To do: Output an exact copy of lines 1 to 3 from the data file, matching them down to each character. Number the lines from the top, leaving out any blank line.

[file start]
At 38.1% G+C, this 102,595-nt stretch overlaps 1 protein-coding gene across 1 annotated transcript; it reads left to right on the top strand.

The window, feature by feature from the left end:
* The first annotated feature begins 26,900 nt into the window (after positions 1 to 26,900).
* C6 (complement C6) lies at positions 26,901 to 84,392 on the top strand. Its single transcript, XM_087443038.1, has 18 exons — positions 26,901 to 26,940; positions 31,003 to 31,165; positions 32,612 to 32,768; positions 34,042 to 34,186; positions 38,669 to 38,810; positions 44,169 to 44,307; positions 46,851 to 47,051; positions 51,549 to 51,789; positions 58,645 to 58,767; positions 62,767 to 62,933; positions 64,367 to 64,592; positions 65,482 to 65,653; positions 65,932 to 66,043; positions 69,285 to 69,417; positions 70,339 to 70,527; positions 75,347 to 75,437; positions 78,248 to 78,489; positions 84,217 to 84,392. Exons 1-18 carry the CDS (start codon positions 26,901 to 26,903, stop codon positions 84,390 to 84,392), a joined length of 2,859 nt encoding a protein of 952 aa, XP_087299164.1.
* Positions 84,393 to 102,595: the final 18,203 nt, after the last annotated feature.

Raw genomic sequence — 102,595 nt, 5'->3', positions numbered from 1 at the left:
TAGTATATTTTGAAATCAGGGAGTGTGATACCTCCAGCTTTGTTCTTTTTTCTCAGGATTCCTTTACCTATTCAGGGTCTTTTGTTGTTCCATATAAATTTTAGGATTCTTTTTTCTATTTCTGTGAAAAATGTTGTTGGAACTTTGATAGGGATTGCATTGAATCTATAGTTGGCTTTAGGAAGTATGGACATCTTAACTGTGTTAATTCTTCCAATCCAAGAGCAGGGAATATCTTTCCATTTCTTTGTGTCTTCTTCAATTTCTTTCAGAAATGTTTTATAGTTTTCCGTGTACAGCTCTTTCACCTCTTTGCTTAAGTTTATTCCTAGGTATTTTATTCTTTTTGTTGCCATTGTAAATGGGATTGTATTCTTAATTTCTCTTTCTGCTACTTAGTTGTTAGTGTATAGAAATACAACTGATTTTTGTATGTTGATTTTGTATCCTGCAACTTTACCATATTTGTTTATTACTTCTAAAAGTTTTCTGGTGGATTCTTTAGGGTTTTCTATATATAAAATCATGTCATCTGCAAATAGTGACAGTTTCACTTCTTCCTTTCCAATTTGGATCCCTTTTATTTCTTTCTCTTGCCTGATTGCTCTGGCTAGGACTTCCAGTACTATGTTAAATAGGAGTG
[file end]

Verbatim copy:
At 38.1% G+C, this 102,595-nt stretch overlaps 1 protein-coding gene across 1 annotated transcript; it reads left to right on the top strand.

The window, feature by feature from the left end:
* The first annotated feature begins 26,900 nt into the window (after positions 1 to 26,900).